We'll be using experience replay memory for training our DQN. It stores the transitions that the agent observes, allowing us to reuse this data later. By sampling from it randomly, the transitions that build up a batch are decorrelated. It has been shown that this greatly stabilizes and improves the DQN training procedure.

For this, we're going to need two classses:

`Transition`

- a named tuple representing a single transition in our environment. It essentially maps (state, action) pairs to their (next_state, reward) result, with the state being the screen difference image as described later on.`ReplayMemory`

- a cyclic buffer of bounded size that holds the transitions observed recently. It also implements a`.sample()`

method for selecting a random batch of transitions for training.

In [9]:

```
# the structure of the transition that we store
Transition = namedtuple('Transition', ('state', 'action', 'next_state', 'reward'))
# stores the Experience Replay buffer
class ReplayMemory(object):
def __init__(self, capacity):
self.cap = capacity
self.memory = deque([],maxlen=capacity)
def push(self, *args):
self.memory.append(Transition(*args))
def sample(self, batch_size):
return random.sample(self.memory, batch_size)
def __len__(self):
return len(self.memory)
```

Now, let's define our model. But first, let's quickly recap what a DQN is.

Our environment is deterministic, so all equations presented here are also formulated deterministically for the sake of simplicity. In the reinforcement learning literature, they would also contain expectations over stochastic transitions in the environment.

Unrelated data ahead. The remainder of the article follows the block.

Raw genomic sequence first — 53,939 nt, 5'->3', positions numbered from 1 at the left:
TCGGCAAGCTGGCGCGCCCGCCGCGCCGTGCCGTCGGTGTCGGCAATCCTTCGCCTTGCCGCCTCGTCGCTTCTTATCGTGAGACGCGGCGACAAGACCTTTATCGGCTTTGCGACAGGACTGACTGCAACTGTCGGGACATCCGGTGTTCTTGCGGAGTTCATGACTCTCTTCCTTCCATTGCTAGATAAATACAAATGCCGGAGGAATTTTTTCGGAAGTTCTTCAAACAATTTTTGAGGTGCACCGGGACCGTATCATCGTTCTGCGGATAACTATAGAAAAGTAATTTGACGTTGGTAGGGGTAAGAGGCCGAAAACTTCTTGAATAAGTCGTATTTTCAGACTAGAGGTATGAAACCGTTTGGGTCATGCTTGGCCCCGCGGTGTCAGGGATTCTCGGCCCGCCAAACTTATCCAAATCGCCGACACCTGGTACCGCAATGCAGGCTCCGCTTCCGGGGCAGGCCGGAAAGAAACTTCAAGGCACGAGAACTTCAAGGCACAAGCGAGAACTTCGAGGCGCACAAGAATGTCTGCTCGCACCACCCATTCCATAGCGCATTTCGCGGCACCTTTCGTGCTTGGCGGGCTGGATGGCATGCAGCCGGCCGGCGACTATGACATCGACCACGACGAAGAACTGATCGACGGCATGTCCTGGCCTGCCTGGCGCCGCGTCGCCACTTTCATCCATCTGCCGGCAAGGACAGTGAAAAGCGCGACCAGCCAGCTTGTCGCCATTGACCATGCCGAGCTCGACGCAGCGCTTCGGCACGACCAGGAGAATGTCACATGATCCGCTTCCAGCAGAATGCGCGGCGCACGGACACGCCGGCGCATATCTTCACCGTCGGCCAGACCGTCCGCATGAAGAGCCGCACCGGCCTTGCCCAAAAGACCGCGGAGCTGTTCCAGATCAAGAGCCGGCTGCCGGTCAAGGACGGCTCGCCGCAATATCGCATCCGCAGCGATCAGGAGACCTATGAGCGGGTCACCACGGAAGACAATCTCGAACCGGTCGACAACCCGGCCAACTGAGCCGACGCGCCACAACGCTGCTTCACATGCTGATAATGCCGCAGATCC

Our aim will be to train a policy that tries to maximize the discounted,
cumulative reward
${R}_{{t}_{0}}=\sum _{t={t}_{0}}^{\mathrm{\infty}}{\gamma}^{t-{t}_{0}}{r}_{t}$, where
${R}_{{t}_{0}}$ is also known as the *return*. The discount,
$\gamma $, should be a constant between $0$ and $1$
that ensures the sum converges. It makes rewards from the uncertain far
future less important for our agent than the ones in the near future
that it can be fairly confident about.

The main idea behind Q-learning is that if we had a function ${Q}^{\ast}:State\times Action\to \mathbb{R}$, that could tell us what our return would be, if we were to take an action in a given state, then we could easily construct a policy that maximizes our rewards:

$$\begin{array}{}\text{(1)}& {\pi}^{\ast}(s)=\mathrm{arg}\phantom{\rule{negativethinmathspace}{0ex}}\underset{a}{max}\text{}{Q}^{\ast}(s,a)\end{array}$$However, we don't know everything about the world, so we don't have access to ${Q}^{\ast}$. But, since neural networks are universal function approximators, we can simply create one and train it to resemble ${Q}^{\ast}$.

For our training update rule, we'll use a fact that every $Q$ function for some policy obeys the Bellman equation:

$$\begin{array}{}\text{(2)}& {Q}^{\pi}(s,a)=r+\gamma {Q}^{\pi}({s}^{\prime},\pi ({s}^{\prime}))\end{array}$$The difference between the two sides of the equality is known as the temporal difference error, $\delta $:

$$\begin{array}{}\text{(3)}& \delta =Q(s,a)-(r+\gamma \underset{a}{max}Q({s}^{\prime},a))\end{array}$$To minimise this error, we will use the **Smooth L1 Loss** aka **Huber loss** https://en.wikipedia.org/wiki/Huber_loss.
The Huber loss acts like the mean squared error when the error is small, but like the mean
absolute error when the e